It is SPQR (Senātus Populusque Rōmānus) all over again as SPQFacebook.
Facebook has become a centre point of civil society, a company with 2.7 billion users that operates in almost every country in the world. It has developed into more than just a place to share photos and plan family events: it is where people read news, arrange protests, engage in debate, play games and listen to music. It is a Forum, Coliseum and Temple of Apollo. We live in its world, according to its algorithm.
Online and Offline Harms
Luciano Floridi, Professor of Philosophy and Ethics of Information and director of the Digital Ethics Lab at Oxford University, was born in Rome and knows the imperial playbook. He is one of the leading European thinkers weighing up the effects of tech in our lives.
He told me he agreed that tech is sui generis when it comes to regulation and believes that Big Tech is taking over 20th Century sovereign power, but without any true accountability. The counterpart of political accountability – voting in a democracy – is competition in business and that is lacking.
“It’s a habitat, an ecosystem, a landscape,” he said. “You don’t lean on tech and the internet the way you do on radio, TV or a newspaper. Mark Zuckerberg wants us to think of him as half newspaper, half telco. No. That’s just too convenient. What he provides is a public square and that’s a different story. You cannot shout whatever you want in public space.
“We cannot accept that it’s a matter of ‘online versus offline’ harms. That is so 1990s. It’s not bullying in the school classroom as opposed to bullying on Facebook. There is no longer any divide.”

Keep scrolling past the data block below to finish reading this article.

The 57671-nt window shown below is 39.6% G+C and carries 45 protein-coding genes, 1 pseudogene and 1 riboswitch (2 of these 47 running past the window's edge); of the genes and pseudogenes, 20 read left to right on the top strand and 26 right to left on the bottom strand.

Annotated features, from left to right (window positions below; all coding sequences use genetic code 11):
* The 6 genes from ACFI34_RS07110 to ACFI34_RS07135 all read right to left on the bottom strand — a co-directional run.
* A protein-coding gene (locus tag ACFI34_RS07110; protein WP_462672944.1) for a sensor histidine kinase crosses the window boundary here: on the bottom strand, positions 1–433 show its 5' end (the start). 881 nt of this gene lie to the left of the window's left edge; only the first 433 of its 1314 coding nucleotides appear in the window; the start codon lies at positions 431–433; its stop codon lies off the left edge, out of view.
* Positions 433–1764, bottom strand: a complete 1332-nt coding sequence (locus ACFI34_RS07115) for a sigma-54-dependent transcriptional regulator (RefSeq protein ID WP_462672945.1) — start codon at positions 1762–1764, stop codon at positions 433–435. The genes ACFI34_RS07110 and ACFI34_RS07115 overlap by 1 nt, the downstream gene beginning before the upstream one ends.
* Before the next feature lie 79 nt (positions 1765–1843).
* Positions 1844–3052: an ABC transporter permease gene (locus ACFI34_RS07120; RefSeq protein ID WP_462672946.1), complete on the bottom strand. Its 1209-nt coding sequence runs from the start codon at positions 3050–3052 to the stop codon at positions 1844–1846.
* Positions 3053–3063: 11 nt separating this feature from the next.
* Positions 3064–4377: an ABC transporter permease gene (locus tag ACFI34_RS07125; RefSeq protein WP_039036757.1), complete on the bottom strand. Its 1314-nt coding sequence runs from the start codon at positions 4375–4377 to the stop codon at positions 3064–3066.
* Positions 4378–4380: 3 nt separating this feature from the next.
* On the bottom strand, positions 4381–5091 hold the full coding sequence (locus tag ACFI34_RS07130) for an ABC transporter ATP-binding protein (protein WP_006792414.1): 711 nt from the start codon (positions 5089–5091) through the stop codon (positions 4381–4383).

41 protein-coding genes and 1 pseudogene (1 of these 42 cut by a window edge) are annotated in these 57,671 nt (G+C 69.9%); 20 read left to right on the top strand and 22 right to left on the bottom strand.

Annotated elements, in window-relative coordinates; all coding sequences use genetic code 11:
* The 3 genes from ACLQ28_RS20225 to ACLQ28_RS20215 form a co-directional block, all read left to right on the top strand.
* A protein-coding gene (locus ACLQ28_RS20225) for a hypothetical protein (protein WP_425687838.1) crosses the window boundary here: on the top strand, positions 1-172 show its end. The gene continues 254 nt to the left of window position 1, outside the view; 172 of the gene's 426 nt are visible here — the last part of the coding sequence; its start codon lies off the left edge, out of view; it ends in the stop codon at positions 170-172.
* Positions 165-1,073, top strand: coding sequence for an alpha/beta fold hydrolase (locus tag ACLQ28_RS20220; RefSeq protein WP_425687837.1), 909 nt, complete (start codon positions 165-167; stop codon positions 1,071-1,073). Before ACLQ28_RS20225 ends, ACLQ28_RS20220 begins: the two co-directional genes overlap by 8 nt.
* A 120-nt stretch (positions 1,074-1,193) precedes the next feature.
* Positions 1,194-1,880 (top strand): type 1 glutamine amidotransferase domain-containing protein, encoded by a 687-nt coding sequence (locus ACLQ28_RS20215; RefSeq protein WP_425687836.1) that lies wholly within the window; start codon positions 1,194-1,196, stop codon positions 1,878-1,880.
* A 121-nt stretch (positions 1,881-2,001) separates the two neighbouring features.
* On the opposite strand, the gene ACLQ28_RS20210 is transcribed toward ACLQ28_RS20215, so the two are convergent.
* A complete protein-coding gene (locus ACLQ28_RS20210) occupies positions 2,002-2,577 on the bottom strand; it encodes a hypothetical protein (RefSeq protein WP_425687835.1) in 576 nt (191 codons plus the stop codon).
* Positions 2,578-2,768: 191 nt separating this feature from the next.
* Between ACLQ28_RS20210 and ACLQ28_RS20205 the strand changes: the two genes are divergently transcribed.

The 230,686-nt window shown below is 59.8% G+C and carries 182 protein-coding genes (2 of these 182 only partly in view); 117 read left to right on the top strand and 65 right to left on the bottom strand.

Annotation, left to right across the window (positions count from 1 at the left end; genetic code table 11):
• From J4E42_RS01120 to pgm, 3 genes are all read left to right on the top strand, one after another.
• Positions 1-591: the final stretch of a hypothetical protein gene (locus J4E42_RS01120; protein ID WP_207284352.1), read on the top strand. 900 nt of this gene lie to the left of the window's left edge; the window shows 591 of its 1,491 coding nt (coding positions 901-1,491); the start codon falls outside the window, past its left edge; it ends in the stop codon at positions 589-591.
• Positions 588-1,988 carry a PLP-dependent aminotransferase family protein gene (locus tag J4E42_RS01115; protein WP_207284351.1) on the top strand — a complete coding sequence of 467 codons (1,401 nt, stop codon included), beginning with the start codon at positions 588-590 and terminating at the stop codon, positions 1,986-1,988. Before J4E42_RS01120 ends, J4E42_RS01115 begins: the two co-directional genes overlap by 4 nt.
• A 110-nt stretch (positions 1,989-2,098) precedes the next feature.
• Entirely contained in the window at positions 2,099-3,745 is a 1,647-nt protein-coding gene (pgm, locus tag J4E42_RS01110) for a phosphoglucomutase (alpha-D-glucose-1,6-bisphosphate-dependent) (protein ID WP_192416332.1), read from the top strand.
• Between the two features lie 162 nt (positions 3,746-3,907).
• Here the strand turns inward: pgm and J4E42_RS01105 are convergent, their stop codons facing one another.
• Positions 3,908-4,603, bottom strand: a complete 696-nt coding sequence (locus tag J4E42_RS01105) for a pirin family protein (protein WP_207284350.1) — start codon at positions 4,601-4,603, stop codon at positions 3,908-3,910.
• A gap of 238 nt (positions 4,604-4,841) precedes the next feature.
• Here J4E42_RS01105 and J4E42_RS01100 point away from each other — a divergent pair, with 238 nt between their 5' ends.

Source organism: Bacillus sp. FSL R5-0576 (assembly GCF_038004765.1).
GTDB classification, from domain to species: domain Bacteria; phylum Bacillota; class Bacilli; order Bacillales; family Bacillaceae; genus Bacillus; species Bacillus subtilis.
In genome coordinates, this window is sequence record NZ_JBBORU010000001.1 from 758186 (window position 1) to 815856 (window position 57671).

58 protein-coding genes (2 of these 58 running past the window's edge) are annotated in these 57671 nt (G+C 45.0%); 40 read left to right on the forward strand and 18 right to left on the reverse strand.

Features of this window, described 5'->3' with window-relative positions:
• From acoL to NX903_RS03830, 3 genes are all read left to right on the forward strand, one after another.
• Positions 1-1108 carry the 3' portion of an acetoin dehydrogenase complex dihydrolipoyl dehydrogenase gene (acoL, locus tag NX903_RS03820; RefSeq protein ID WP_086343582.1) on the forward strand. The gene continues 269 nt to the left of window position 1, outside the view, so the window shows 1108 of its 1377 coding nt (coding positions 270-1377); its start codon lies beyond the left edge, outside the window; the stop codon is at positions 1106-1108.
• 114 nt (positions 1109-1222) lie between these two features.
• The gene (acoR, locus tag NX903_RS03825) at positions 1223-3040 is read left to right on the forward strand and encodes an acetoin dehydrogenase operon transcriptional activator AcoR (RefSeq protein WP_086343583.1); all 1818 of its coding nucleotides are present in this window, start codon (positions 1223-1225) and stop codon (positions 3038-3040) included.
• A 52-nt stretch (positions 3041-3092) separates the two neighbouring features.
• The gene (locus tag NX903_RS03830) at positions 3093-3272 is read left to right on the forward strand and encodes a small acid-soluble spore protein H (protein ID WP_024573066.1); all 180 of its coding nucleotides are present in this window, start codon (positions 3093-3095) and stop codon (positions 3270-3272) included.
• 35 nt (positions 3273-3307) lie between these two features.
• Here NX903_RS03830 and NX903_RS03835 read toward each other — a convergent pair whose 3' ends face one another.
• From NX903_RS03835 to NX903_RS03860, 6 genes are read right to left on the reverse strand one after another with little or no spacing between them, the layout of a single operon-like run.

He even provided an equation to illustrate this: “Online + Offline = Onlife.”
This is very much the old Roman imperial way from 2,000 years ago. Veni, vidi, vici. And when start-ups try to resist by doing something different, Big Tech neutralises any potential threat by buying them out. Since 2005, Alphabet, Apple, Amazon and Facebook have acquired 385 other US companies, according to PitchBook. Alphabet alone has acquired 185.
The Coronavirus pandemic has consolidated the power of the largest tech firms and left them even more influential and controlling than before and this advance is finally causing some degree of unease.
This Autumn, the US House Judiciary Committee’s report into anti-trust was published. It concluded: “To put it simply, companies that once were scrappy, underdog start-ups that challenged the status quo have become the kinds of monopolies we last saw in the era of oil barons and railroad tycoons.”
With Joe Biden due to be sworn-in as President in January, action on this front in 2021 looks increasingly likely.
Resistance is growing, even in the Romans’ modern backyard. Italy’s data protection regulator has launched a formal case against TikTok, alleging that the Chinese-owned video-sharing app violates privacy, especially of children.
The ancient equivalent of data hoarding was the Census – on which the Romans were especially keen as they liked to know precisely what was going on among their subjects. It helped them to keep tabs on miscreants. It is topical for this time of the year as we are reminded in the Bible’s Book of Luke:
In those days a decree went out from Emperor Augustus that all the world should be registered. This was the first registration and was taken while Quirinius was governor of Syria. All went to their own towns to be registered. Joseph also went from the town of Nazareth in Galilee to Judea, to the city of David called Bethlehem, because he was descended from the house and family of David. He went to be registered with Mary, to whom he was engaged and who was expecting a child.